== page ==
Colposcopy

How do I prepare for my Colposcopy Exam?

Schedule your appointment when you are not having your period. For at least 24 hours before the test, you should not: use tampons, have sex or use vaginal medications.

What to expect?

During a colposcopy, a special microscope, called a colposcope, magnifies the appearance of the vagina, vulva or cervix so the area can be properly examined. The exam begins with a routine pelvic exam, a speculum is placed inside the vagina and the colposcope is placed outside the vagina. A mild vinegar solution is applied to the cervix, which can cause a slight burning or stinging sensation. Your doctor will then look at the cervix through the colposcope, evaluating for abnormal areas. A biopsy (a tiny piece of your cervix, vagina or vulva) may be performed, which usually causes a pinching or cramping sensation.

How do I get my results?

Your doctor will contact you and results will be available in the patient portal. Pap smears may take 7-10 days. Results from biopsies will be in 2-5 days. Your doctor will discuss the need for further testing or treatment and followup.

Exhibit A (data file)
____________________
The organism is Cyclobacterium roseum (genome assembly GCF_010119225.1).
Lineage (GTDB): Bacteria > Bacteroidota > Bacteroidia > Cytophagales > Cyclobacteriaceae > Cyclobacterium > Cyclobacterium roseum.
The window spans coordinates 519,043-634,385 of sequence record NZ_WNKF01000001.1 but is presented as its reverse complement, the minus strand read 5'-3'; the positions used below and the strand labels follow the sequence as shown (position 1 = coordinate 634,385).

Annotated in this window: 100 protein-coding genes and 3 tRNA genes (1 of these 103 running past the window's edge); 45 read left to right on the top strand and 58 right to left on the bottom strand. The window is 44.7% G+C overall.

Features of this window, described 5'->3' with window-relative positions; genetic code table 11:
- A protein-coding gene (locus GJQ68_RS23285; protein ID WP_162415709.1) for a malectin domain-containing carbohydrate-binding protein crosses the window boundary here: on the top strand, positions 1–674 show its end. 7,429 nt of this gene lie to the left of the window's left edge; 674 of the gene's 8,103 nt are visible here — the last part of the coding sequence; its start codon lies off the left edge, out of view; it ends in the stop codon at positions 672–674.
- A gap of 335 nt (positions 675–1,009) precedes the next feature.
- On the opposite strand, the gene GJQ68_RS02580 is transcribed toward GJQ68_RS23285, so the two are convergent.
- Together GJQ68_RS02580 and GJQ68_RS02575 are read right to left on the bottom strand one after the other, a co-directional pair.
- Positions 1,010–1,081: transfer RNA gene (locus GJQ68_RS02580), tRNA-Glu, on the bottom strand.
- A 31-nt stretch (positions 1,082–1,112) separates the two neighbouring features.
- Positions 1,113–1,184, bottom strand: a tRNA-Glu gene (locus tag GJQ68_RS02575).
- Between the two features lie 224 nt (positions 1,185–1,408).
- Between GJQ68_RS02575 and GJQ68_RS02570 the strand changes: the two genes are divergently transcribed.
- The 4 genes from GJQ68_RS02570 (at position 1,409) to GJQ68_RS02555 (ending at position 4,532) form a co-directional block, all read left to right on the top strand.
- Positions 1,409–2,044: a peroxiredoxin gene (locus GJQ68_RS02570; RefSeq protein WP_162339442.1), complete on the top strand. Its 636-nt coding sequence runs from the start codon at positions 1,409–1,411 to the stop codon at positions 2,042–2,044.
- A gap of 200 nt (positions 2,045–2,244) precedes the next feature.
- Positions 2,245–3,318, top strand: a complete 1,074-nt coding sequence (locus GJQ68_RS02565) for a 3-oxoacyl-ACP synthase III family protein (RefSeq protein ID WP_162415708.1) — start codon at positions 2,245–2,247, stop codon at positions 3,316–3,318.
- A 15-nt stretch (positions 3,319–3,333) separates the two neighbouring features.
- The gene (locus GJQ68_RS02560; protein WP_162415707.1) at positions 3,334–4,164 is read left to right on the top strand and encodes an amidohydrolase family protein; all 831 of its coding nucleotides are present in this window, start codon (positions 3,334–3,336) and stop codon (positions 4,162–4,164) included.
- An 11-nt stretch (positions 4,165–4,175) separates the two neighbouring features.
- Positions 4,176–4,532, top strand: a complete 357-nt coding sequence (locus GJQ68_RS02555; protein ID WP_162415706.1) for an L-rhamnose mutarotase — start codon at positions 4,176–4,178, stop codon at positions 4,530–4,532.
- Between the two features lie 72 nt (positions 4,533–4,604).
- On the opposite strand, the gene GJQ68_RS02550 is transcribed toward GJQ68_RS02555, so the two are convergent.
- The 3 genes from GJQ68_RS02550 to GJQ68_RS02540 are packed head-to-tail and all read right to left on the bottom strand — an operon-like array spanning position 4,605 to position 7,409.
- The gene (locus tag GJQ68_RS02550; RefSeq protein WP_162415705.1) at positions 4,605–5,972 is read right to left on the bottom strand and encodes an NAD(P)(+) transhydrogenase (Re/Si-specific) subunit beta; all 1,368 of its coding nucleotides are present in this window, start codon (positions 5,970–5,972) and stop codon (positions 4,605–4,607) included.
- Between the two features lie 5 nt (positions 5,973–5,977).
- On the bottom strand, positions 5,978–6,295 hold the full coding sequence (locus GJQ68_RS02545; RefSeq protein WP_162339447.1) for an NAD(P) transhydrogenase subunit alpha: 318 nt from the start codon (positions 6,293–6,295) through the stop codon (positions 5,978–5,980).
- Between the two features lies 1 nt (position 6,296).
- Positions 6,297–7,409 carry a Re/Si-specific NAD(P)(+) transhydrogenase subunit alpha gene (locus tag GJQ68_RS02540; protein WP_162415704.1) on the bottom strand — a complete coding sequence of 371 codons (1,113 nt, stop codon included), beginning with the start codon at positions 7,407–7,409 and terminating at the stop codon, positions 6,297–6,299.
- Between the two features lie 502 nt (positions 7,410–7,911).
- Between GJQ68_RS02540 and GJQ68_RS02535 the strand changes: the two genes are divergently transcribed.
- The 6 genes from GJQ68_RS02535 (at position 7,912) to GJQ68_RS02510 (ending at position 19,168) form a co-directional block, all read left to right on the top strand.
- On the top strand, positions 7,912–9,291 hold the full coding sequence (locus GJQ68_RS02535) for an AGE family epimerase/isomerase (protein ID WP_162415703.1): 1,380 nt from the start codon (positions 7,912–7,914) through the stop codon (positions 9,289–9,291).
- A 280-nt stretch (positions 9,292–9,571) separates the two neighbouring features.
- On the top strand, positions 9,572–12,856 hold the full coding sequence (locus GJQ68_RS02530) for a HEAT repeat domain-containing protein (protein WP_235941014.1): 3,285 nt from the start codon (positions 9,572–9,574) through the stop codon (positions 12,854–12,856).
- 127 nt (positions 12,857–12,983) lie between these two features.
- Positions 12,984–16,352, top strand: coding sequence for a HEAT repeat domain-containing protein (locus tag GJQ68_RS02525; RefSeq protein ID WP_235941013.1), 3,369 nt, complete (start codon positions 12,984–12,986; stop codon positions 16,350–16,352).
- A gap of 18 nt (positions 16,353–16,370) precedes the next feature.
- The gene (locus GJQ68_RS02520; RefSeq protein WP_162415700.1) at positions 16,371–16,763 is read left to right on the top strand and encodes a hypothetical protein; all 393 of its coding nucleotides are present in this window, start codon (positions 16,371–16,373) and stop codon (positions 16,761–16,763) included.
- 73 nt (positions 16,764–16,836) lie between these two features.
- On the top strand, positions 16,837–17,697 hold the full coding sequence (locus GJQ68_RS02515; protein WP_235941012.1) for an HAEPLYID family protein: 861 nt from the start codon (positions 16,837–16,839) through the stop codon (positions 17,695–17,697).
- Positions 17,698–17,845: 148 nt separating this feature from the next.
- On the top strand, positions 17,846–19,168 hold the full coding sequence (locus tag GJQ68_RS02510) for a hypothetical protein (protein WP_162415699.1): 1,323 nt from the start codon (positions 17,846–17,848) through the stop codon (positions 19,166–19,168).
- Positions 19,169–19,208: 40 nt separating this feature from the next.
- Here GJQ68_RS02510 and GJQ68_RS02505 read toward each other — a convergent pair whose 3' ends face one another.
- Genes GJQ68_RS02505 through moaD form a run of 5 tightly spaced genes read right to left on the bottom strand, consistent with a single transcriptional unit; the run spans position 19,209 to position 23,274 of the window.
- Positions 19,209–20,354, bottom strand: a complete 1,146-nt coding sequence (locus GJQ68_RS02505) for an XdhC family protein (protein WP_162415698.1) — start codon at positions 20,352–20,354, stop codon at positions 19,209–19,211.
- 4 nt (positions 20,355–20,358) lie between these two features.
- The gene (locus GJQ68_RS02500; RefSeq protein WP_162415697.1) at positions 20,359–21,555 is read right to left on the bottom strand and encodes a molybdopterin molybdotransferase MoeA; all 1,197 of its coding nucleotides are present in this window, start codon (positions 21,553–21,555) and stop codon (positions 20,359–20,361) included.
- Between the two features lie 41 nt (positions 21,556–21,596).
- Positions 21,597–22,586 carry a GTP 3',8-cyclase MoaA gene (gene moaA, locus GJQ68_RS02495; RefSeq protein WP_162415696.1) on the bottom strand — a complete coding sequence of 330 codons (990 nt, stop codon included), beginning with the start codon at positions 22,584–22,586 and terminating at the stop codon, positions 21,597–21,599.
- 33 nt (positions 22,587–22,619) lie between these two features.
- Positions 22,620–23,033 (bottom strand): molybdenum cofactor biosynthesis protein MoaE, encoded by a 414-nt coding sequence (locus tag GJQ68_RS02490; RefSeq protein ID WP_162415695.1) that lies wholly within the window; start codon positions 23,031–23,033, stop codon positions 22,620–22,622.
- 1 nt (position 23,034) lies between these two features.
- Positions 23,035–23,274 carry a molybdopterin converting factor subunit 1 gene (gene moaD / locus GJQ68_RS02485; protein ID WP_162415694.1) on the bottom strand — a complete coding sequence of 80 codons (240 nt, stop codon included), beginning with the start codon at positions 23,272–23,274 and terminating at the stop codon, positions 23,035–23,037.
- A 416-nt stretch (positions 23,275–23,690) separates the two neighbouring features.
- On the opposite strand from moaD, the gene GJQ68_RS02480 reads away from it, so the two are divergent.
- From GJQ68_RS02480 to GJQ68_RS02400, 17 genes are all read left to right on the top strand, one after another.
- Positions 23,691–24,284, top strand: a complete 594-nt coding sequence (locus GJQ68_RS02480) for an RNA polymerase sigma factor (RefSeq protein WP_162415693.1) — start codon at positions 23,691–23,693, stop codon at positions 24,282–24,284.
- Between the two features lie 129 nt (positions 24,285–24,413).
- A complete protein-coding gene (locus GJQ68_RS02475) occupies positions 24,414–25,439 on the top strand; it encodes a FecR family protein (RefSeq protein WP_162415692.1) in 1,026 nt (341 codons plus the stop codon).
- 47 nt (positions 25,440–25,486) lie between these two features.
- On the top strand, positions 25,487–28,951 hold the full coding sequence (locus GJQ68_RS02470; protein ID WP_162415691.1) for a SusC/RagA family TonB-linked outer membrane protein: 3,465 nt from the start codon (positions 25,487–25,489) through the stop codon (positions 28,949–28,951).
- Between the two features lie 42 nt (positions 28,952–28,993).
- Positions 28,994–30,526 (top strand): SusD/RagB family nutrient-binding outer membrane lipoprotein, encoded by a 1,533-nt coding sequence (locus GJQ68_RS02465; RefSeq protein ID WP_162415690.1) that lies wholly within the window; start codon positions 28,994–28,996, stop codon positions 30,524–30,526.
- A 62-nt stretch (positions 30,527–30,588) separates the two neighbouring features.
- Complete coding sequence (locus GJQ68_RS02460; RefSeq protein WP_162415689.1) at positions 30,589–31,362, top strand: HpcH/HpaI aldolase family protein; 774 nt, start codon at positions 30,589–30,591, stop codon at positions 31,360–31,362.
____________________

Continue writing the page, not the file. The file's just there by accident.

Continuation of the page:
What should I expect after my appointment?

Most women who have a colposcopy feel fine right away, but some may have spotting or brown discharge for a few hours or days. If you did not have a biopsy, you can do the things you normally do, including exercise, sex and use tampons or vaginal medications. If you had a biopsy during your colposcopy, you should avoid sex, tampons and vaginal medications for two days, unless directed by your doctor. You may have some mild cramping, soreness, light vaginal bleeding or black or brown discharge. You may wear a sanitary pad until the bleeding and discharge stops.

When should I call the doctor?

Call your doctor right away if you have heavy bleeding (using more than one pad an hour), severe abdominal pain or cramping, fevers or chills.

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